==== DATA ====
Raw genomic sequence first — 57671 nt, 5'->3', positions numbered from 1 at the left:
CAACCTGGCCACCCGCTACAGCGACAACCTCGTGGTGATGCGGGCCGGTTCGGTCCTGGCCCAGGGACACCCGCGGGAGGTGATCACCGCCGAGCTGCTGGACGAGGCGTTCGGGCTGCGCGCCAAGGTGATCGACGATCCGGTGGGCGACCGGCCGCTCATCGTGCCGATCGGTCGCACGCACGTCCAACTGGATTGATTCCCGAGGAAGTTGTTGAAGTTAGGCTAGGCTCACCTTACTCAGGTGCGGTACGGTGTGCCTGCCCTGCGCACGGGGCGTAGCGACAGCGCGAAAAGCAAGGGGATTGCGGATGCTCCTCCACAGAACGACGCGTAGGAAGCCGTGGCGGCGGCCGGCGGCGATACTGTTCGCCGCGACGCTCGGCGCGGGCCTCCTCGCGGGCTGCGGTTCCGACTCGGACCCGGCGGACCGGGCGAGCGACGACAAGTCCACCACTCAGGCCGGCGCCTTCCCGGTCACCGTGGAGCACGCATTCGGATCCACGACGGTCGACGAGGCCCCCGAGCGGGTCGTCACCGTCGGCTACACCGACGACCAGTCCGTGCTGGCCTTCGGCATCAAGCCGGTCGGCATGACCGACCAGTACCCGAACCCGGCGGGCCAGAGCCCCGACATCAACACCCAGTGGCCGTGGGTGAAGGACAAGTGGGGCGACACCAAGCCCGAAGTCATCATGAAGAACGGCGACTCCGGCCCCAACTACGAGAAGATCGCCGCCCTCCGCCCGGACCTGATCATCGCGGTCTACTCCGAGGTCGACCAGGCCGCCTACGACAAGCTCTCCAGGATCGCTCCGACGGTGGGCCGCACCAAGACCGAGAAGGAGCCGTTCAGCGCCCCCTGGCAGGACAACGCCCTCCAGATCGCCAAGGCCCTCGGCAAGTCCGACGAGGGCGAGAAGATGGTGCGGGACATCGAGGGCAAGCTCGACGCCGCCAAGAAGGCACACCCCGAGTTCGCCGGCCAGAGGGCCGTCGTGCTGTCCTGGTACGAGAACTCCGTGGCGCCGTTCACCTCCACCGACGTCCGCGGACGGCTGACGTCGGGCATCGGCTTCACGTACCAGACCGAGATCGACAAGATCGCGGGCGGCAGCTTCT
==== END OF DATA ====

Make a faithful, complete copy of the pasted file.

Raw genomic sequence first — 57671 nt, 5'->3', positions numbered from 1 at the left:
CAACCTGGCCACCCGCTACAGCGACAACCTCGTGGTGATGCGGGCCGGTTCGGTCCTGGCCCAGGGACACCCGCGGGAGGTGATCACCGCCGAGCTGCTGGACGAGGCGTTCGGGCTGCGCGCCAAGGTGATCGACGATCCGGTGGGCGACCGGCCGCTCATCGTGCCGATCGGTCGCACGCACGTCCAACTGGATTGATTCCCGAGGAAGTTGTTGAAGTTAGGCTAGGCTCACCTTACTCAGGTGCGGTACGGTGTGCCTGCCCTGCGCACGGGGCGTAGCGACAGCGCGAAAAGCAAGGGGATTGCGGATGCTCCTCCACAGAACGACGCGTAGGAAGCCGTGGCGGCGGCCGGCGGCGATACTGTTCGCCGCGACGCTCGGCGCGGGCCTCCTCGCGGGCTGCGGTTCCGACTCGGACCCGGCGGACCGGGCGAGCGACGACAAGTCCACCACTCAGGCCGGCGCCTTCCCGGTCACCGTGGAGCACGCATTCGGATCCACGACGGTCGACGAGGCCCCCGAGCGGGTCGTCACCGTCGGCTACACCGACGACCAGTCCGTGCTGGCCTTCGGCATCAAGCCGGTCGGCATGACCGACCAGTACCCGAACCCGGCGGGCCAGAGCCCCGACATCAACACCCAGTGGCCGTGGGTGAAGGACAAGTGGGGCGACACCAAGCCCGAAGTCATCATGAAGAACGGCGACTCCGGCCCCAACTACGAGAAGATCGCCGCCCTCCGCCCGGACCTGATCATCGCGGTCTACTCCGAGGTCGACCAGGCCGCCTACGACAAGCTCTCCAGGATCGCTCCGACGGTGGGCCGCACCAAGACCGAGAAGGAGCCGTTCAGCGCCCCCTGGCAGGACAACGCCCTCCAGATCGCCAAGGCCCTCGGCAAGTCCGACGAGGGCGAGAAGATGGTGCGGGACATCGAGGGCAAGCTCGACGCCGCCAAGAAGGCACACCCCGAGTTCGCCGGCCAGAGGGCCGTCGTGCTGTCCTGGTACGAGAACTCCGTGGCGCCGTTCACCTCCACCGACGTCCGCGGACGGCTGACGTCGGGCATCGGCTTCACGTACCAGACCGAGATCGACAAGATCGCGGGCGGCAGCTTCT